How to be an eco-conscious shopper! Part 1: Clothes Shopping

I always find that while people are totally on board with the whole environmentally friendly thing (not exactly a controversial topic), once you’ve decided to stop supporting unethical practices you begin to ask yourself: where the hell can I shop now? Or HOW do I shop now? This can lead to feeling disheartened and demoralized, and no one wants to be told they have to go through a lifestyle overhaul to achieve their eco-friendly goals. In this series I will give a variety of tips and tricks to help you become the eco-conscious shopper you strive to be, so that the task begins to feel a whole lot easier.

I believe it’s important to start with the mindset, in order to change your perception of how much you need new clothes anyway and to fight against the great evil of the modern world, which is a big problem for the environment: over-consumption. Here are some tips and tricks to help fight the shopping urge!

1. The most environmentally sustainable practice would be to simply use your clothes until they fall apart before buying new things. This is probably unrealistic for the majority of us who luckily are in a position to buy new things, and as a clothes-lover I know it’s not something I can totally commit to. However, just planting that seed in my mind stops me from making impulsive purchases, which means I’ve already cut my clothes buying habits by a good 75%. Think about the oldest item in your wardrobe- doesn’t it make you feel proud that you’ve had it for so long? Mine is a dress I bought for a wedding in 2005, and may well wear to a wedding this year, 13 years later!

2. Tidy away your seasonal clothes in a cupboard out of sight. That way when spring rolls around and you take out a couple of t-shirts, or dresses and cute flowery tops, they feel all shiny and new because you haven’t seen these items for 6 months! Doing this has really helped to cull that “new season new clothes” urge that I know all too well.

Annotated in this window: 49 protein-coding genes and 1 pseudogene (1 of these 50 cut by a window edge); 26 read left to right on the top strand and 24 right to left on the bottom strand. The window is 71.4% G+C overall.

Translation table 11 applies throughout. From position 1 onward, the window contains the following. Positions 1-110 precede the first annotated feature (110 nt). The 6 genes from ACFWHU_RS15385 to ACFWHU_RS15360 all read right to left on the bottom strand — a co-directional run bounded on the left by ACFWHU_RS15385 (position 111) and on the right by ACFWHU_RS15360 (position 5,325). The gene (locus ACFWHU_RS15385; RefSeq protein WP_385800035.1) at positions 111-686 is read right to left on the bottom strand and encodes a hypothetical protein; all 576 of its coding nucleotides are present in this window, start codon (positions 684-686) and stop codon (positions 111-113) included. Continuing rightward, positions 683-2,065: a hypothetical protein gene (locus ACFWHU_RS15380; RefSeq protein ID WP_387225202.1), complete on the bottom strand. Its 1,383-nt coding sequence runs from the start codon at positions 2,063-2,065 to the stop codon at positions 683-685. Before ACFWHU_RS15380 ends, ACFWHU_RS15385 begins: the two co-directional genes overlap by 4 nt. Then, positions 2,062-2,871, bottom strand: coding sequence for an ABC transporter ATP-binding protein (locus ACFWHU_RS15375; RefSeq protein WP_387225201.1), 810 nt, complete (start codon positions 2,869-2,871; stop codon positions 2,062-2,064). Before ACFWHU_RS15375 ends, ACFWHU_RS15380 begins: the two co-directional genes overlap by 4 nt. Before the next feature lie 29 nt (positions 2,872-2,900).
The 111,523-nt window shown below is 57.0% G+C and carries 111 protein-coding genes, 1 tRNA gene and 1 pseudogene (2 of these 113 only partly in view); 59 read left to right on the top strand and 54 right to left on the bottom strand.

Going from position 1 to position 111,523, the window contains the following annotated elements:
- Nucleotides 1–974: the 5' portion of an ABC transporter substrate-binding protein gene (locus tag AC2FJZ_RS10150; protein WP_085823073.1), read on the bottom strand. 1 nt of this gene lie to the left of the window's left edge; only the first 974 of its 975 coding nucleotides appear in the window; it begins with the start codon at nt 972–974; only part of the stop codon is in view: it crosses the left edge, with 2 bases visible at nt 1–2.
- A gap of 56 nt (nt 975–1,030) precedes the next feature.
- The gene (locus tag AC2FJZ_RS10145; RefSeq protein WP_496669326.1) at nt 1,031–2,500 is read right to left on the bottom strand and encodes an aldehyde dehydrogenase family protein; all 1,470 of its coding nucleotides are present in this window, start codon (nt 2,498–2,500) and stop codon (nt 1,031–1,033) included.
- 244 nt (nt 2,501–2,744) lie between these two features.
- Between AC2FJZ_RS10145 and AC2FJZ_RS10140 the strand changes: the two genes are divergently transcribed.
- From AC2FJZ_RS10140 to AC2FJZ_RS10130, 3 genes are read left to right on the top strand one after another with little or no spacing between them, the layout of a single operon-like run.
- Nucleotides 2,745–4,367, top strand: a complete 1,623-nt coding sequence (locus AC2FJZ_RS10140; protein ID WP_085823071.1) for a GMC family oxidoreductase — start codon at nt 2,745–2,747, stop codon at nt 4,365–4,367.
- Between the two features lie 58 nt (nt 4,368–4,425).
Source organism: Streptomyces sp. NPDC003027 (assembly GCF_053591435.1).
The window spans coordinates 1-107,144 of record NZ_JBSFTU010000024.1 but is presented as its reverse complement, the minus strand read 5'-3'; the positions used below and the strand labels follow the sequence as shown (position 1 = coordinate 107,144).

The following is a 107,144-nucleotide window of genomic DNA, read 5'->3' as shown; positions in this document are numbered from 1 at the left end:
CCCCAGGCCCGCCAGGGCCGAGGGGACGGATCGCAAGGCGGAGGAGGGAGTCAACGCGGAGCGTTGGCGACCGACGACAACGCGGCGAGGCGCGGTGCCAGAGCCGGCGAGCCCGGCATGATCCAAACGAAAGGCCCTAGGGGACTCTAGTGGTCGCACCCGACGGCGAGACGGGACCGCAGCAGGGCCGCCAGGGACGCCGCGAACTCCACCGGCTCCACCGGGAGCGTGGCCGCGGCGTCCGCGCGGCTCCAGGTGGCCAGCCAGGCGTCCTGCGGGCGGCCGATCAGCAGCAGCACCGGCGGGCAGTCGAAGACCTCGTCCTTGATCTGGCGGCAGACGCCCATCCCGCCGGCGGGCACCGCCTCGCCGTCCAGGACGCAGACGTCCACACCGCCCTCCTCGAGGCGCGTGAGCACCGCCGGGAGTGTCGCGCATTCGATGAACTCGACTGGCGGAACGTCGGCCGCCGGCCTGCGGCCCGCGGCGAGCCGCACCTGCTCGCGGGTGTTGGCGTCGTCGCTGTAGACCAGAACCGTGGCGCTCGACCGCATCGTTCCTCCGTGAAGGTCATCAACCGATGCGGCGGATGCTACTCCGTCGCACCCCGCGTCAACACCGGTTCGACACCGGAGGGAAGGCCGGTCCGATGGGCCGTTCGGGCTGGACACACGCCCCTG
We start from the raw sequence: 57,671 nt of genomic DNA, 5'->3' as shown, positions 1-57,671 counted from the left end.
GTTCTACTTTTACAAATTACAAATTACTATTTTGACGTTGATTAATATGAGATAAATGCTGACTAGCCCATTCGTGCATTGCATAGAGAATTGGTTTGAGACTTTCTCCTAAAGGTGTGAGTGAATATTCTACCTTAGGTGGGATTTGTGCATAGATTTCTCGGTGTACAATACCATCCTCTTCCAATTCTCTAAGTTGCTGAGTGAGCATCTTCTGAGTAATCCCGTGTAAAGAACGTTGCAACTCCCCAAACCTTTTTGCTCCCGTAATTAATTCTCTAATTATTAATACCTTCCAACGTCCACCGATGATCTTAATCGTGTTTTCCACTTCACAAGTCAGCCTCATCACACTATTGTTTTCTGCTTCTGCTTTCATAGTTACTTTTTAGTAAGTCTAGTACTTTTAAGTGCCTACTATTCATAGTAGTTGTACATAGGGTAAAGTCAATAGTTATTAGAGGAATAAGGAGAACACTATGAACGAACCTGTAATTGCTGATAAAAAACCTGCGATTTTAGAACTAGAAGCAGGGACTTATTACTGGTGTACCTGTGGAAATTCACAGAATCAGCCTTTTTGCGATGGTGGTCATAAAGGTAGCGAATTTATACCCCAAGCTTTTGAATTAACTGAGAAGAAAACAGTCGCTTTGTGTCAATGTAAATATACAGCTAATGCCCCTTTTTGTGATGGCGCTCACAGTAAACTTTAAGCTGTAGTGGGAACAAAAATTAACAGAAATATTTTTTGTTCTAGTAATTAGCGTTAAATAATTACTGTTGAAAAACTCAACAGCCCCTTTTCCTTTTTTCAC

3. Instagram or Pinterest search your wardrobe! For example, if you have a pair of Mom jeans you think you need a new top to wear with, just search hashtags or look it up on Pinterest. You’ll find countless images of Mom jeans worn in many different ways, and you might find you already own one or two of the items you see, which you had previously never thought of putting together with those jeans. This can be a nice reminder that wearing something in a different way has the power to give the item new life and stops you wanting more.

4. Make sure you love everything in your wardrobe. If you stand in front of your wardrobe in the morning and see piles of tops that don’t fit perfectly, aren’t really your style anymore, or are in some way just not “right”, then you will be much more likely to tell yourself that the answer to this is to go out and buy some more. However, if you love all your clothes and know that you would happily wear each and every item, it brings a stronger sense of satisfaction and therefore takes away the feeling that somehow your bulging wardrobe isn’t enough. I recommend minimising your wardrobe, but of course it’s important not to be wasteful. Give clothes to friends, to charity, to recycling bins, or tidy them away in categories such as “old clothes for painting”, so you aren’t faced with that mountain of fabric that clouds your mind every day. (Seasonal tidying like in point 2 can also be a solution, and avoids having to get rid of things).

5. Like my Mum has always said to me, there will always be something else that you want, in every new season, or even every week as a result of fast fashion. You don’t ever need to feel like you “have” to buy something because it’s there, now, in front of you. I guarantee the next time you go shopping there will be something else you like, and you’ll go through the whole process again!

So voilà 5 ways to help change your mentality towards your wardrobe and its perceived deficiencies. None of us need new clothes if we already own some, but it’s also normal to want some new ones from time to time. If we can cut the impulsive habits and make more considered purchases after first of all checking there’s nothing in the back of the wardrobe that can do the job, then great- you’ve made a conscious decision, can feel good about it, and have probably avoided 2 or 3 impulsive decisions along the way by just being more aware of how and when you spend!

A sunny April Sunday with some old favourites: denim jacket (5 years old), dress (8 years old), Longchamp backpack (3 years old), Converse trainers (3 years old), and trusty Ray Bans (2 years old)

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